1981/82 BBC HR150G #100-199

ETS' final trolley buses were 100 BBC (Brown Boveri Co.) HR150G units delivered in 1981-82. Unsatisfied with the performance of the Flyer 800 series units, ETS opted for BBC-powered GM bodied buses. While GM did not appear interested in electric propulsion at the time, they supplied T6H-5307N model New Look shells without engines or transmissions but instead with reinforced roofs to support trolley poles. Local company Bennett and Emmott Ltd. completed the installation of the BBC electrical components. This included BBC chopper propulsion technology; a system far more technically advanced than that used even by Edmonton's first light rail vehicles! While BBC actively pursued at least a few North American trolley bus tenders, including in Vancouver, Edmonton's units ultimately ended up being the only GM New Look bodied trolley buses ever built. After extensive testing, prototype unit #100 entered revenue service on November 26th, 1981.

100 units were ordered to account for proposed trolley bus network expansions. As a result, a number of destinations including Northgate, Abbotsfield, West Jasper Place (West Edmonton Mall), Meadowlark, and Kaskitayo (Century Park), appeared on the destination curtains. The economic situation and resulting budget cuts in the mid 1980's, however, prevented any of these extensions from materializing (although they did manage to install trolley wire support poles on 97th Street between 118 Avenue and Yellowhead Trail). By the end of the decade, ETS had sold off all of the Flyer 800 series trolley buses and was looking into options for reducing the size of the BBC fleet.

The Toronto Transit Commission, faced with renewing its trolley bus fleet, opted to lease 30 units from ETS in 1990. While the TTC even leased an additional 10 units in 1991, they were unable to continue trolley bus service for a number of reasons beyond the scope of this page. Although the system technically ended operations in early 1992, ETS was unwilling to terminate the lease on the buses. As a result, the TTC system continued to operate from September 1992 to July 1993 using exclusively the ETS BBC units. BBC #151 was then transfered to Hamilton in hopes that the HSR would be willing to acquire the buses, but ultimately that trolley bus system met the same fate as Toronto's. Check out this page for photos of BBC's running in Toronto. Upon returning to Edmonton, about half of the buses returned to service with the other half marked as surplus and placed into storage. In addition to offering to sell the surplus units to various properties, ETS also experimented with other technologies, including an APU battery backup installed on unit #160. The Dayton RTA, facing a trolley bus shortage, agreed to purchase two units (#'s 109 and 110) in 1994.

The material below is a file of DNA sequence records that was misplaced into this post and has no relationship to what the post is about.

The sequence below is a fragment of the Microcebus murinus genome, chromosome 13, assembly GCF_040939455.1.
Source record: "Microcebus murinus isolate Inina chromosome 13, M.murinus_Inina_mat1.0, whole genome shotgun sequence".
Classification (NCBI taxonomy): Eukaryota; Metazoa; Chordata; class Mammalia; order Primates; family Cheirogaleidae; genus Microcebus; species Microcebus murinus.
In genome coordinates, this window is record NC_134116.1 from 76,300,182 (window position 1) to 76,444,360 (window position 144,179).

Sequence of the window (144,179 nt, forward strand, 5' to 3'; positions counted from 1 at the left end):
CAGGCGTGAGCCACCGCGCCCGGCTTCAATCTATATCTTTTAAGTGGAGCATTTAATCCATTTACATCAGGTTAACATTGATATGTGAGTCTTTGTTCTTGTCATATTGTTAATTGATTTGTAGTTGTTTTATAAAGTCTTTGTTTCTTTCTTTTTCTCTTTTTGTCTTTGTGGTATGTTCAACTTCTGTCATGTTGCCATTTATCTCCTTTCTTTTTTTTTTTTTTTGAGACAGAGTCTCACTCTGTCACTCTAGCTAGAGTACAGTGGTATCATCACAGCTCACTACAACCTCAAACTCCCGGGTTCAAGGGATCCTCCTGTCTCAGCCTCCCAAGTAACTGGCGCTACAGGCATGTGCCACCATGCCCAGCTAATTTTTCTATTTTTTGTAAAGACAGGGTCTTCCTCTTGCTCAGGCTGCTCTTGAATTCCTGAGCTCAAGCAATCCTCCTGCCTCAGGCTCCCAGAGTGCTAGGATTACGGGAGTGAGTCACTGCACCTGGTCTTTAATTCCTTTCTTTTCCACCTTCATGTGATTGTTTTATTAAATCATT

While ETS continued to operate the BBC fleet, it quickly became apparent that Edmonton's trolley bus system was not viewed favourably by a number of local adminstrators and politicians. This resulted in additional service cuts. By 1997, the fleet had been reduced to 59 active units, with the entire fleet frequently parked during the off-peak summer months. Additonal units were placed into storage in 1998. When Edmonton's city council voted to continue trolley bus operations in 2004, a number of units were once again swapped in and out of storage. 20 units received major rebuilds, however to cut costs they were repainted into a unique "trolley" livery rather than the complete blue and silver of the rest of the bus fleet at the time. Stay tuned for a complete list of active/stored/refurbished units.

Despite voting to continue operations in 2004, and even having brought in a New Flyer low floor trolley bus demonstrator from Vancouver, Edmonton's city council voted to discontinue trolley bus operations in 2008. The system was to be decomissioned by mid-2010, however budget cuts resulted in May 2nd, 2009 being the last day of the system. Unit #152, operating on route 3, was the last unit to return to Westwood Garage that day. Units 100 and 140 remain on property with ETS as part of the historical collection. Due to the many unique features of these buses, several properties expressed interest in acquiring buses for preservation. Known examples today include:

Units 100-110

Units 111-120

Units 121-130

Units 131-140

Units 141-150

Units 151-160
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Units 161-170
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Units 171-180

Units 181-190

Units 191-199